** This has been one of the most difficult elements of the impending process for me to, well, process. You know I have more photos of my garden than I do of my kid. But there's no way around it. I intend to give away my happiest plants and to hoard the Japanese maple and the honey locust. The dwarf lilac is a wildcard. That tree is so freakin' happy to be alive but it's in the line of fire. In the end, I'll have a new deck, new fencing and a new design - hopefully including a well-lit, cantilevered wood awning over said deck to facilitate weather-protection during winter barbecuing (which my husband does faithfully). Did I mention we're running the gas line out there so we don't have to get our asses to the propane shop every 10 minutes to refill the tanks? When you have to take a cab, it's a pain. While I have loved my current garden layout, I'm confident that I can create a new one that will be at least as delightful. After all, I know much more now than I did 10 years ago.


  1. Having retired in January, and now getting 1/4 of my former pay (too young for CPP). I have spent the year using my stash. I found it very cathartic to find uses for things, and did a great many projects, both knitting and sewing, using up what I had. I also make soap and a few candles, as well as dabbling in jewelry making. I made a few knit hats using up the little balls of wool sock yarn, mixed with sport weight yarn. I now have 10 grandkidlets, and made lots of pjs for Christmas from scraps of sweatshirt fabric and fleece. I made three maternity tops for my daughter in law from the stash, and loads of receiving blankets and carseat blankets from flannelette and fleece from the stash. Not to mention the quilts and crazy patch Christmas stockings that got made. I also did some cycling clothing for myself- new hobby for exercise...Pillowcases and work aprons for the grandkids too...Hmmm, no wonder I feel a bit tired. The twins are 10 days old, and I have a few ideas for outfits for them, from the stash of course. I am so glad that I had all this stuff to keep me busy, and I plan to do more of the same in 2016. All the best with the reno and the stash busting :-)PS I have a longarm quilting business and I have been hearing this all year from my customers-they are using up their stashes too!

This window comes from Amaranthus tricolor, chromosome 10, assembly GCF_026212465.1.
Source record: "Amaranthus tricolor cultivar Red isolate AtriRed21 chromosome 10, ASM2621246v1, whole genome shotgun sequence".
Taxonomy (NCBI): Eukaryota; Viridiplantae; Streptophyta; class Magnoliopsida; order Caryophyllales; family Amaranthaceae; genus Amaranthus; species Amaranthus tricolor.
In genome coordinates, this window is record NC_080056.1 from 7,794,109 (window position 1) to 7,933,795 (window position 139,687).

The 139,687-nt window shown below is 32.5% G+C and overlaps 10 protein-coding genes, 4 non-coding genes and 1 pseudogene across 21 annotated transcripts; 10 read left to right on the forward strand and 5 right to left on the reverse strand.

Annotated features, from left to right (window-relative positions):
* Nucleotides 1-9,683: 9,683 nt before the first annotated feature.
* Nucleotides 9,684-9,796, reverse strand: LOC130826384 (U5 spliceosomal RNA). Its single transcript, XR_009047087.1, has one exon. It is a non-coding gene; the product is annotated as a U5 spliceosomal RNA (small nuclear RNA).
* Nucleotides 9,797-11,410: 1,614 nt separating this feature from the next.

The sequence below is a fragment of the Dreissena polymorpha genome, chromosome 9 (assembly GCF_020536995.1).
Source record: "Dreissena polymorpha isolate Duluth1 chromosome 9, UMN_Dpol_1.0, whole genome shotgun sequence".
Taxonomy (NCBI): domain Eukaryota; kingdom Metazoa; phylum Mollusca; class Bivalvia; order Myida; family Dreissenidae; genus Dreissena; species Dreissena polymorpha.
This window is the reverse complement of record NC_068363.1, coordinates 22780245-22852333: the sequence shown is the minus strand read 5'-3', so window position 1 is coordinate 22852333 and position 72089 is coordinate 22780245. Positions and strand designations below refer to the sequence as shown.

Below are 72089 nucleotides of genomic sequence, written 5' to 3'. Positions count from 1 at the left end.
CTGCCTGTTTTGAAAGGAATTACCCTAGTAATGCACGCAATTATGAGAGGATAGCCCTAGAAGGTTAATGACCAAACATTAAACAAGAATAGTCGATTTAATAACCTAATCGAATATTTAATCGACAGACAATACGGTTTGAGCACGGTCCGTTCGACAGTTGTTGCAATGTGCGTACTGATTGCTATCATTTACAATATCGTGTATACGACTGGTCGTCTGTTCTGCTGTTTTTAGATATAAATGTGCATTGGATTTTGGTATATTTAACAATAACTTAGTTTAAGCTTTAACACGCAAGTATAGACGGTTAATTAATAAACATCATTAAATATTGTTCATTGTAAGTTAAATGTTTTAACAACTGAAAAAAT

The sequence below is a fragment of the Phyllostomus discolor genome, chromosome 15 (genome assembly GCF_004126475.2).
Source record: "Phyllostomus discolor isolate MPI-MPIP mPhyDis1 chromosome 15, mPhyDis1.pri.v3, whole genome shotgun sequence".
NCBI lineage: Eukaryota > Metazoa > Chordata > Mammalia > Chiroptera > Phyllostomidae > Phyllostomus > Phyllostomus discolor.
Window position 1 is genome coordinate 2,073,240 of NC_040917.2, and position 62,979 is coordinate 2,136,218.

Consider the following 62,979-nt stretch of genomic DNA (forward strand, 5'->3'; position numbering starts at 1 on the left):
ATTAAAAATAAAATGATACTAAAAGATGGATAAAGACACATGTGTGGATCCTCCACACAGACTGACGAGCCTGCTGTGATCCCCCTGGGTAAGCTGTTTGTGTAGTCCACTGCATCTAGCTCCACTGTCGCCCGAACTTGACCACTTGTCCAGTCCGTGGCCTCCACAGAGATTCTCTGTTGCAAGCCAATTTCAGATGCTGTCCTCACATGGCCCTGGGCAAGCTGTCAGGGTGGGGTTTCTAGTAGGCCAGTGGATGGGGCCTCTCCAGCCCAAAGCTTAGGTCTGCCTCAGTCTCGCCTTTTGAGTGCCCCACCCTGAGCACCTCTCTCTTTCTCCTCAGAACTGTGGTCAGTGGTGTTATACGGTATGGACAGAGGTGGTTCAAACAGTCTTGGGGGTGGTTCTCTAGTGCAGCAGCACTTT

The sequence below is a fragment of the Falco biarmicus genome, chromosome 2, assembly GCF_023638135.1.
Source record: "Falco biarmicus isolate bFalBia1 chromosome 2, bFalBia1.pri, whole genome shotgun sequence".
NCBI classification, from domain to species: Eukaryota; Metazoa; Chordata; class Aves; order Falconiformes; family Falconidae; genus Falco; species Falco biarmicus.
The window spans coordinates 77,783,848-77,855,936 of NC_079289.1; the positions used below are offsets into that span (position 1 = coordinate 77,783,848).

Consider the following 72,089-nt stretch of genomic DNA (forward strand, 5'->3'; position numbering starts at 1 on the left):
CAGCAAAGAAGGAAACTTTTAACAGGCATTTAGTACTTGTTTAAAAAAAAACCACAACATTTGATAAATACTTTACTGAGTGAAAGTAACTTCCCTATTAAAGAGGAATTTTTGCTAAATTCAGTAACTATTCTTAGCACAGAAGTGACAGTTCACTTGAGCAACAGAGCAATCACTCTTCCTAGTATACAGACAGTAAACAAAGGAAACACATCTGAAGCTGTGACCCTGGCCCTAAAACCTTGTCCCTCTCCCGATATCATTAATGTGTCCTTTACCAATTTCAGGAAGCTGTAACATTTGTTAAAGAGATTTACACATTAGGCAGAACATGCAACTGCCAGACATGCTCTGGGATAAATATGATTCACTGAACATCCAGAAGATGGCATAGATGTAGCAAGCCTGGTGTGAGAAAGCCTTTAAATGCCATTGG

1. Congrats on retirement! I love how you're using your stash to enjoy yourself and to be fiscally prudent. Really, that stash is as gorgeous as the day you happily bought everything, so you might as well use it up with delight. And how wonderful that you have twins to shower gifts with. Boys, girls or one of each?

    2. Thanks so much. Identical twin boys...they were about 5 lbs each at birth.

  2. We have a move in the not-too-distant future, and I've been seriously culling, as there will inevitably be less space, and moves are too much pain not to benefit from the clearing out. I've been working from stash for five or six months now, but I have to admit I'm thinking of breaking the not-quite yarn fast I've been on. We'll see. . . Like you, though, I'm giving away most of what I make right now for similar reasons.

    1. I know you've alluded to that but how soon is soon? In a year or 10? The awesome thing is that you have family in many locations so you will be close to someone, wherever you land. And with all of those kids and grandkids, you could knit for others till that entire stash is liberated. And then get new stuff for you!

  3. Good luck with your destash and your renovation! That sounds horrific (I am reminded of my last move with my parents... When we moved in the house was still mid-reno and there was a functioning sink on the third floor, one functioning toilet in the basement, and one centipede-infested shower in the basement. And not a finished basement either.

    I confess I actually prefer having only one bathroom in many ways (OK, one and a half would be nice)... When the kids had their own bathroom it would just end up getting trashed. Really there's no reason to have two different showers in a house with limited hot water. ;)

    1. Eeeek - don't tell me these things. I'm living in a bubble! But I hear you about one bathroom. Less to clean!